Homeopathic healing is a two-step process. First,the patient discloses personality traits and the symptoms to the homeopath- like revealing it all to a psychiatrist. Homeopath is trained to be a good listener- like a psychiatrist. Pouring out what's on one's mind is indeed, healing through stress relief so the body could heal itself. Second, is getting the pills.On the basis of our current knowledge of what these pills are, it is reasonable to credit the Homeopathic pioneers with unwittingly discovering the placebos as therapeutic tools, especially in a era when psychiatry was in its infancy. In a purist sense and on the basis of contemporary knowledge, Homeopathy could be renamed as- Placebopathy. But, would that not deter believers from consulting a Homeopath? The billion dollar market proves the value of such consultations- the pills, as placebos,appear to be incidental but essential component of the therapy.

Homeopathy Is Grass-root Psychiatry- Pills Are Incidental

Thu Jan 28 11:32:41 GMT 2010 by David B.

So a canny homoeopath could undercut his or her competition by using untreated sugarpills and ordinary water in place of the carefully prepared dilutions? I wonder what the BHA would say about that?

Homeopathy Is Grass-root Psychiatry- Pills Are Incidental

Fri Jan 29 18:40:53 GMT 2010 by Chris

But most Homeopaths would claim their medicines, as part of their treatment, is actually do something. This is dishonest behaviour and has no place in medicine. Everybody has a right to know that their pills are no more effective than taking a sugar pill. Yes the placebo effect has merit as a treatment methodology where efficacious medication is not available or appropriate - let's investigate how to deliver this. Yes a treatment regime that includes being listened to and counselled is a worthy aim and no doubt promotes healing and well-being. But packaging those worthy and proven therapies into a profession built on lies and fooling the patient (and often the practitioner themselves) into believing they will get better is pernicious and misleading. Well-meaning people will inflict needless harm on themselves on others where proven efficacious treatments are available. This is why we need to pull publicity stunts to get this issue the attention it deserves. Please, let the debate include the aforementioned useful therapeutic strategies that homeopathy exploits to convince the uninitiated that they offer any more than these. Please let us learn about and exploit the placebo effect to good effect, and the value of listening to and counselling the patient, but no more lies - we know better now.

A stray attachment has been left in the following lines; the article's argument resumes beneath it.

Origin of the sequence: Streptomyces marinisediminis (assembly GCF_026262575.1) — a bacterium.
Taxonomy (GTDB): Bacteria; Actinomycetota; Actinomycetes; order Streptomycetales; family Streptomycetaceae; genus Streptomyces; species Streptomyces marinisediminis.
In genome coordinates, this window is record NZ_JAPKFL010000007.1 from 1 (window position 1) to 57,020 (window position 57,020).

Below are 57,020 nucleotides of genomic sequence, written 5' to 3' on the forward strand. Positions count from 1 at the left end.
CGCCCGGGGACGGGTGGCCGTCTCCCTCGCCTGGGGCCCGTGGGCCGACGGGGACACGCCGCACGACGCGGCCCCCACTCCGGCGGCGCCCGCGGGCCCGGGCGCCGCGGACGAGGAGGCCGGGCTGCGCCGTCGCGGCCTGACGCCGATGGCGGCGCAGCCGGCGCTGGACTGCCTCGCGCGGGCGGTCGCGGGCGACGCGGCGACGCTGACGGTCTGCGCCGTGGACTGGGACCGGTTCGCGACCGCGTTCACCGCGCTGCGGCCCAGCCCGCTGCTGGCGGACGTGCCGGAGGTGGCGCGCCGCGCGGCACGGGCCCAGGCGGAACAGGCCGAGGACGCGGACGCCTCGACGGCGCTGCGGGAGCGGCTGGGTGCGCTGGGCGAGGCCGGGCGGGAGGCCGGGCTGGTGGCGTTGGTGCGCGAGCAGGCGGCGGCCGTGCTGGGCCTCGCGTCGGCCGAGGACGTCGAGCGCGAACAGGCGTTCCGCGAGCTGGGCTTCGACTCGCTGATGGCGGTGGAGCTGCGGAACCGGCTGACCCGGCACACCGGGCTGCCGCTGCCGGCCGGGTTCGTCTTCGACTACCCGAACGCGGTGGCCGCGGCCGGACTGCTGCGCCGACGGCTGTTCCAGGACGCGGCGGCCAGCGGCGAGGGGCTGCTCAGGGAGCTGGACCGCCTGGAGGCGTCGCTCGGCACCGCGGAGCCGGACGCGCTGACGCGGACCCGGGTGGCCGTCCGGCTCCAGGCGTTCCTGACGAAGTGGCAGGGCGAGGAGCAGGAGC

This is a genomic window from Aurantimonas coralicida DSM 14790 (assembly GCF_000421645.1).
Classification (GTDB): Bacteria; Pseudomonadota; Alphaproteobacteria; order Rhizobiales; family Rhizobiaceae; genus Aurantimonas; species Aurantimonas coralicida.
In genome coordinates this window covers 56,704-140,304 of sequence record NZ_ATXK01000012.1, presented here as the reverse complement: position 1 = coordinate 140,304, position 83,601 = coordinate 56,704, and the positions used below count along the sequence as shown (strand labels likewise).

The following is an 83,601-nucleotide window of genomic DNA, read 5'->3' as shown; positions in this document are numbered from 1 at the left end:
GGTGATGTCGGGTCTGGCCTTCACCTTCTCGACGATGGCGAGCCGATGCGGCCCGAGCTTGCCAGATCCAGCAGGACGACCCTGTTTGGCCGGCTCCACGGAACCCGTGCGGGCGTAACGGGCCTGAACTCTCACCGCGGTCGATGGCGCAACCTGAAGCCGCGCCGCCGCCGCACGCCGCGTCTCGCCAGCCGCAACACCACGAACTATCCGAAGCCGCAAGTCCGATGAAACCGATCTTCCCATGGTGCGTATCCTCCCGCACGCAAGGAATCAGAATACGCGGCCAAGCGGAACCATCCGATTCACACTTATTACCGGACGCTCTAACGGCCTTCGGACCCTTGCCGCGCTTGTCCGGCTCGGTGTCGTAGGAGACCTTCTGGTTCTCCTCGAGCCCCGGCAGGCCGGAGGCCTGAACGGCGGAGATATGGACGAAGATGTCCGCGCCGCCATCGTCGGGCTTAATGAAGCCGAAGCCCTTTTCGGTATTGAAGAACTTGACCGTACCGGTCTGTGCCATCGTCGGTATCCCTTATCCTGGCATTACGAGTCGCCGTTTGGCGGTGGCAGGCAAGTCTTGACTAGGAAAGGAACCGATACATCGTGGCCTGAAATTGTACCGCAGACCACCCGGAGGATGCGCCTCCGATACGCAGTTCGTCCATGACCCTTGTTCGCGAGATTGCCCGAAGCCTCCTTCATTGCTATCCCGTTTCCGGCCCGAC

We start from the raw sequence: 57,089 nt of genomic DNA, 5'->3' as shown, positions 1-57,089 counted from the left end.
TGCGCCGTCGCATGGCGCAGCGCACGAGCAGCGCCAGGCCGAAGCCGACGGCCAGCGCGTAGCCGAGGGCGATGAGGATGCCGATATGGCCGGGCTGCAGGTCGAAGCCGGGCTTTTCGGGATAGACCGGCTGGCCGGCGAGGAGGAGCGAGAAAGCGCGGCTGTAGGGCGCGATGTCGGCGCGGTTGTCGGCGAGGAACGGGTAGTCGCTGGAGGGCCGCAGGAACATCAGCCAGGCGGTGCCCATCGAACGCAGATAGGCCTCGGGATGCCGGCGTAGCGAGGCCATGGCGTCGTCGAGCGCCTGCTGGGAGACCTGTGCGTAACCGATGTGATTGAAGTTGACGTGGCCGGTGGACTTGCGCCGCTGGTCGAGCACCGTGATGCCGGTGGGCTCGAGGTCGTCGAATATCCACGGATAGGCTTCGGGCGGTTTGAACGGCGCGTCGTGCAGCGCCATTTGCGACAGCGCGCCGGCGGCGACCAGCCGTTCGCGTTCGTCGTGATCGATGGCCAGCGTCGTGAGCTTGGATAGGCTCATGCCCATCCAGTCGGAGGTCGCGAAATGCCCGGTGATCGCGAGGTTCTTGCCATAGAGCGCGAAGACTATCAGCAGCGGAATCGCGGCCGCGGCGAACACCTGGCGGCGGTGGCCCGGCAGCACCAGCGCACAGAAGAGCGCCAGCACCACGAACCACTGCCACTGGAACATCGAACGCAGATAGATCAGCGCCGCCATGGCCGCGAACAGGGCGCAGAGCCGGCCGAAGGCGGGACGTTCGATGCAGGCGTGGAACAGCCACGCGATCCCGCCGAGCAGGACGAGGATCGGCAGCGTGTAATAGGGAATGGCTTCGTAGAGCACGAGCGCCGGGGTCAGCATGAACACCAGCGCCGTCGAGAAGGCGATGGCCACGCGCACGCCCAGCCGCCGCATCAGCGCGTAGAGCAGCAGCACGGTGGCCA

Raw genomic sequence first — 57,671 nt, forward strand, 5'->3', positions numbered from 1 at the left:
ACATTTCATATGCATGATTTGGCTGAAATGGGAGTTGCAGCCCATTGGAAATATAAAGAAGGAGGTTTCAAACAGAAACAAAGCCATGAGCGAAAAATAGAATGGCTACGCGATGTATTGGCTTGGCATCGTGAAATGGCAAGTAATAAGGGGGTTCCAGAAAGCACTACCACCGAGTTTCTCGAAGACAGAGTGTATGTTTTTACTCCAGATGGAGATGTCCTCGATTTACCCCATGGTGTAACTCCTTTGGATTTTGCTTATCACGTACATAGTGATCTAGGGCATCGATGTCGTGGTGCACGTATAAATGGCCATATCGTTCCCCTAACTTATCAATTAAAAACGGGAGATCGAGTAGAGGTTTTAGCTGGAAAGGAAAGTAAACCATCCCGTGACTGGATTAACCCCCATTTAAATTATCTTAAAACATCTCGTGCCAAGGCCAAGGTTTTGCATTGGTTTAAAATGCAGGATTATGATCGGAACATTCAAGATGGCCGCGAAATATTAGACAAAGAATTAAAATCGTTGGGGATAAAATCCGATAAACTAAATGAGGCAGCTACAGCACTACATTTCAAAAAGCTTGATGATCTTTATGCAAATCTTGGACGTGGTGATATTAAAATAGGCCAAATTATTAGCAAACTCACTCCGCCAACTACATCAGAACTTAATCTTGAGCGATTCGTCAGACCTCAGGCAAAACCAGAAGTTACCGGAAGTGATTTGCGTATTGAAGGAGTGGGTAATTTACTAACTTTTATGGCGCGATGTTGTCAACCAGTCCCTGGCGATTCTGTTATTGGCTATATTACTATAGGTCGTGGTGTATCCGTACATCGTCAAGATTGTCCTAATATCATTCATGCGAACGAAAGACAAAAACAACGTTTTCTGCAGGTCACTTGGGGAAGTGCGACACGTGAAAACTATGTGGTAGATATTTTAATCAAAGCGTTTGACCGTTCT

Homeopathy Is Grass-root Psychiatry- Pills Are Incidental

Fri Jan 29 21:38:08 GMT 2010 by stoffer

Well, but this lie is very important to achieving the placebo effect. Placebo effect works only if we do not know that it is a placebo. What cures us is our mind tricked into thinking that the body is getting medication. The false belief cures us. It sounds strange, but well, world is strange. Think of general relativity and quantum physics. To any "sane" person not exposed to them before, both quantum phyiscs and general realtivity are really bizarre. That is what world really is - bizzare.

Coming back to homeopathy - I am against banning homeopathy, but I am also agains funding it from national health care system.

Quantum Entanglement

Thu Jan 28 07:54:43 GMT 2010 by Amudhan

I know this sounds crazy, but has anyone ever checked whether the molecules of say, arsenic oxide or caffeine, are somehow getting entangled with the water molecules on a quantum level?

Just saying.

Quantum Entanglement

Thu Jan 28 23:56:53 GMT 2010 by Jimbo

...and entangled along with the thousands of other substances that also contaminate the diluent and are held in its memory, but which the remedy magically knows to ignore?

Quantum Entanglement

Fri Jan 29 17:02:28 GMT 2010 by Technobabble is bad

What does 'getting entangled with the water molecules on a quantum level' mean and how would you examine this in a lab?

No, I don't know either.

Quantum Entanglement

Fri Jan 29 18:59:59 GMT 2010 by Twozero

Amudhan, I don't think you fully understand the concept of entanglement

Quantum Entanglement

Fri Jan 29 23:45:30 GMT 2010 by Liza

Who does?

Comments 1 | 2 | 3 | 4 | 5

All comments should respect the New Scientist House Rules. If you think a particular comment breaks these rules then please use the "Report" link in that comment to report it to us.

If you are having a technical problem posting a comment, please contact technical support.

Running out to get a bottle of "arsenicum album"

Posted via web from Traction Lobe